Toms River is finally being painted into a corner. They’ve tried every which way to keep the burgeoning Orthodox Jewish community from “taking over the town,” but there are just so many ways you can legally keep people out of a town in the good old US of A.

First, they began a campaign to try to convince people not to sell their homes to Orthodox Jews, claiming that people who knocked on their door offering huge sums of money for their homes were “blockbusting.” I wish somebody would "blockbust" me and pay me 50% to 60% more than my house is actually worth, but that’s just me.

Then, spurious zoning laws were passed that seemed less about thwarting over-development as officials claimed, and more about thwarting the Orthodox Jews moving in. First, the state got involved, with pressure being put upon Toms River and its neighbor, Jackson, to stand down. No matter how badly you wish your neighborhood wouldn’t be inundated with a certain group, you have little control over that in a free society.

But once the feds got involved, all hell broke loose. There were denials, resignations, turmoil, and infighting amongst town fathers. According to an article on, the federal government said it would sue Toms River by Sept. 29 if the township did not enter into pre-litigation negotiations over what it called zoning regulations that “unreasonably limit” or “substantially burden religious exercise.”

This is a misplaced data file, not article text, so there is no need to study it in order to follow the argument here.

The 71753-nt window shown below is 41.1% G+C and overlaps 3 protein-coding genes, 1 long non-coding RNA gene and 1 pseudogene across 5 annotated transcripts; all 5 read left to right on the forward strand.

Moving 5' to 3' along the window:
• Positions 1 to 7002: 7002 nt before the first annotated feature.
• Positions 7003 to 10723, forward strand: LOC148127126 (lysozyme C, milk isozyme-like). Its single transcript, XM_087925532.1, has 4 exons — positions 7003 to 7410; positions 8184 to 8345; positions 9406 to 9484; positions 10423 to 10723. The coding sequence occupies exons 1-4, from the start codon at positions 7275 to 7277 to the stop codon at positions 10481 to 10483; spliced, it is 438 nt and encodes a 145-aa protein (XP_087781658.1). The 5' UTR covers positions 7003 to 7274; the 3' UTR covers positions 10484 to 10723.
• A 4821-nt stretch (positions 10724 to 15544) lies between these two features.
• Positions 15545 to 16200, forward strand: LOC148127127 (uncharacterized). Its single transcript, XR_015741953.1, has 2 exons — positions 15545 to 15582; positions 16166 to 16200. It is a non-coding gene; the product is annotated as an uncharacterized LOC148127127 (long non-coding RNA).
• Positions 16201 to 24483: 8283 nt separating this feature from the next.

In a letter to Toms River officials, from U.S. Attorney Craig Carpenito and several colleagues, including those from the Civil Rights Division in Washington, said that any negotiations must “address the religious views of Orthdox Jews.” According to the same article, after the Sept. 29 deadline passed, Toms River officials elected to sit down and negotiate with the Department of Justice.

Smart move. There were many mixed messages that town officials would give their constituents, veiled comments which covertly agreed, or at least implied, that the influx of Orthodox Jews was in fact “a problem,” while at the same time denying that any of their “zoning” laws were meant to stop that influx.

It’s said that the federal government doesn’t pursue a case unless it knows for sure it can win. Toms River officials were smart to capitulate to the feds in this because the charade that they were presumably pulling off in local government had no shot with the feds. They apparently saw right through the “this is about overdevelopment!” trope. There’s no way you’re going to fool the federal government. They couldn’t have won. They had to give in.

The post above reflects the thoughts and observations of New Jersey 101.5 talk show host Judi Franco. Any opinions expressed are Judi's own.

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